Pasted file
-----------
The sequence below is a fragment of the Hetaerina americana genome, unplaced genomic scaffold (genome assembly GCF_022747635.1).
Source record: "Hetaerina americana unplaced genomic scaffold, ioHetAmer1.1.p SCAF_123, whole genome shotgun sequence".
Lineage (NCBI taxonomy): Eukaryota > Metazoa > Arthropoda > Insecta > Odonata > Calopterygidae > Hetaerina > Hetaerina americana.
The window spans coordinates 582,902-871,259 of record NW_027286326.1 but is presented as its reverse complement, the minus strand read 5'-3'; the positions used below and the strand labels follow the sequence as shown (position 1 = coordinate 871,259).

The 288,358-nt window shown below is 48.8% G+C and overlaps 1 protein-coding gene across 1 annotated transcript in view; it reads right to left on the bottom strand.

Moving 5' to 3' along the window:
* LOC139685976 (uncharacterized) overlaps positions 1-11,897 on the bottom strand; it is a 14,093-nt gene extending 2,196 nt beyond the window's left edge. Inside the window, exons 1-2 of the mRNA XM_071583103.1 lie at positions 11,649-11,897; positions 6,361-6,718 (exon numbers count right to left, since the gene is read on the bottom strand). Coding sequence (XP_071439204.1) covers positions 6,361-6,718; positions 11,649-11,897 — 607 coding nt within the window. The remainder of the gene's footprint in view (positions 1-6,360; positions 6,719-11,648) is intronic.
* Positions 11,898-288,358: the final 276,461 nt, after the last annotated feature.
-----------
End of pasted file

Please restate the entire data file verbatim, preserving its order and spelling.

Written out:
The sequence below is a fragment of the Hetaerina americana genome, unplaced genomic scaffold (genome assembly GCF_022747635.1).
Source record: "Hetaerina americana unplaced genomic scaffold, ioHetAmer1.1.p SCAF_123, whole genome shotgun sequence".
Lineage (NCBI taxonomy): Eukaryota > Metazoa > Arthropoda > Insecta > Odonata > Calopterygidae > Hetaerina > Hetaerina americana.
The window spans coordinates 582,902-871,259 of record NW_027286326.1 but is presented as its reverse complement, the minus strand read 5'-3'; the positions used below and the strand labels follow the sequence as shown (position 1 = coordinate 871,259).

The 288,358-nt window shown below is 48.8% G+C and overlaps 1 protein-coding gene across 1 annotated transcript in view; it reads right to left on the bottom strand.

Moving 5' to 3' along the window:
* LOC139685976 (uncharacterized) overlaps positions 1-11,897 on the bottom strand; it is a 14,093-nt gene extending 2,196 nt beyond the window's left edge. Inside the window, exons 1-2 of the mRNA XM_071583103.1 lie at positions 11,649-11,897; positions 6,361-6,718 (exon numbers count right to left, since the gene is read on the bottom strand). Coding sequence (XP_071439204.1) covers positions 6,361-6,718; positions 11,649-11,897 — 607 coding nt within the window. The remainder of the gene's footprint in view (positions 1-6,360; positions 6,719-11,648) is intronic.
* Positions 11,898-288,358: the final 276,461 nt, after the last annotated feature.